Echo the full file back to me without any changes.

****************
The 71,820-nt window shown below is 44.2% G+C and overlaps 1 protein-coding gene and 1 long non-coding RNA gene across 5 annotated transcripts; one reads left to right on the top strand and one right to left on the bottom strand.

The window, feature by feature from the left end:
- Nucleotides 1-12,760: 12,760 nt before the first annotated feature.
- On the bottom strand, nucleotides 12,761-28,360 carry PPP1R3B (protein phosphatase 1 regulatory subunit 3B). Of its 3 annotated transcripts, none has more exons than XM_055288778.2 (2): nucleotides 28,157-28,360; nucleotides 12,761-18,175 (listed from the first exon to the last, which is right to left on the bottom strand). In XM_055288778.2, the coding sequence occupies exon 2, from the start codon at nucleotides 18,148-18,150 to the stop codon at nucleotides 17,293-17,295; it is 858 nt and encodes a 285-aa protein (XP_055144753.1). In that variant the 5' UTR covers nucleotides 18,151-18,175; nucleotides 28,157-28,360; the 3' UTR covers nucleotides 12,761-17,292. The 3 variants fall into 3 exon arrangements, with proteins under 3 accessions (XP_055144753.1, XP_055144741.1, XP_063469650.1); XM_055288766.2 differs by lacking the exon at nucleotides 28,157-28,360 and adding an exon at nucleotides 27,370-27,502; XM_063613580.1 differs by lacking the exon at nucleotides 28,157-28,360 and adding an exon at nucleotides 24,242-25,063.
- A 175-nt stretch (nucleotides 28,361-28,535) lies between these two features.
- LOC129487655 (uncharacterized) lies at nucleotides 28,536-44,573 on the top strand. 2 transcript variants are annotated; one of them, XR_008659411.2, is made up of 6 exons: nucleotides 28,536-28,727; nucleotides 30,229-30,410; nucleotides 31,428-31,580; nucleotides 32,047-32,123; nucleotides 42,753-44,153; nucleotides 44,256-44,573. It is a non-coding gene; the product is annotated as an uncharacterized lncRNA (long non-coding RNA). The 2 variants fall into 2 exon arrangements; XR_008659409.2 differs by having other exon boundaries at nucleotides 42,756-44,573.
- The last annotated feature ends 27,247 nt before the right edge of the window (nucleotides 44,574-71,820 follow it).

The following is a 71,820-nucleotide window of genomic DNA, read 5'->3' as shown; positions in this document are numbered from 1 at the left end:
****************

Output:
The 71,820-nt window shown below is 44.2% G+C and overlaps 1 protein-coding gene and 1 long non-coding RNA gene across 5 annotated transcripts; one reads left to right on the top strand and one right to left on the bottom strand.

The window, feature by feature from the left end:
- Nucleotides 1-12,760: 12,760 nt before the first annotated feature.
- On the bottom strand, nucleotides 12,761-28,360 carry PPP1R3B (protein phosphatase 1 regulatory subunit 3B). Of its 3 annotated transcripts, none has more exons than XM_055288778.2 (2): nucleotides 28,157-28,360; nucleotides 12,761-18,175 (listed from the first exon to the last, which is right to left on the bottom strand). In XM_055288778.2, the coding sequence occupies exon 2, from the start codon at nucleotides 18,148-18,150 to the stop codon at nucleotides 17,293-17,295; it is 858 nt and encodes a 285-aa protein (XP_055144753.1). In that variant the 5' UTR covers nucleotides 18,151-18,175; nucleotides 28,157-28,360; the 3' UTR covers nucleotides 12,761-17,292. The 3 variants fall into 3 exon arrangements, with proteins under 3 accessions (XP_055144753.1, XP_055144741.1, XP_063469650.1); XM_055288766.2 differs by lacking the exon at nucleotides 28,157-28,360 and adding an exon at nucleotides 27,370-27,502; XM_063613580.1 differs by lacking the exon at nucleotides 28,157-28,360 and adding an exon at nucleotides 24,242-25,063.
- A 175-nt stretch (nucleotides 28,361-28,535) lies between these two features.
- LOC129487655 (uncharacterized) lies at nucleotides 28,536-44,573 on the top strand. 2 transcript variants are annotated; one of them, XR_008659411.2, is made up of 6 exons: nucleotides 28,536-28,727; nucleotides 30,229-30,410; nucleotides 31,428-31,580; nucleotides 32,047-32,123; nucleotides 42,753-44,153; nucleotides 44,256-44,573. It is a non-coding gene; the product is annotated as an uncharacterized lncRNA (long non-coding RNA). The 2 variants fall into 2 exon arrangements; XR_008659409.2 differs by having other exon boundaries at nucleotides 42,756-44,573.
- The last annotated feature ends 27,247 nt before the right edge of the window (nucleotides 44,574-71,820 follow it).

The following is a 71,820-nucleotide window of genomic DNA, read 5'->3' as shown; positions in this document are numbered from 1 at the left end: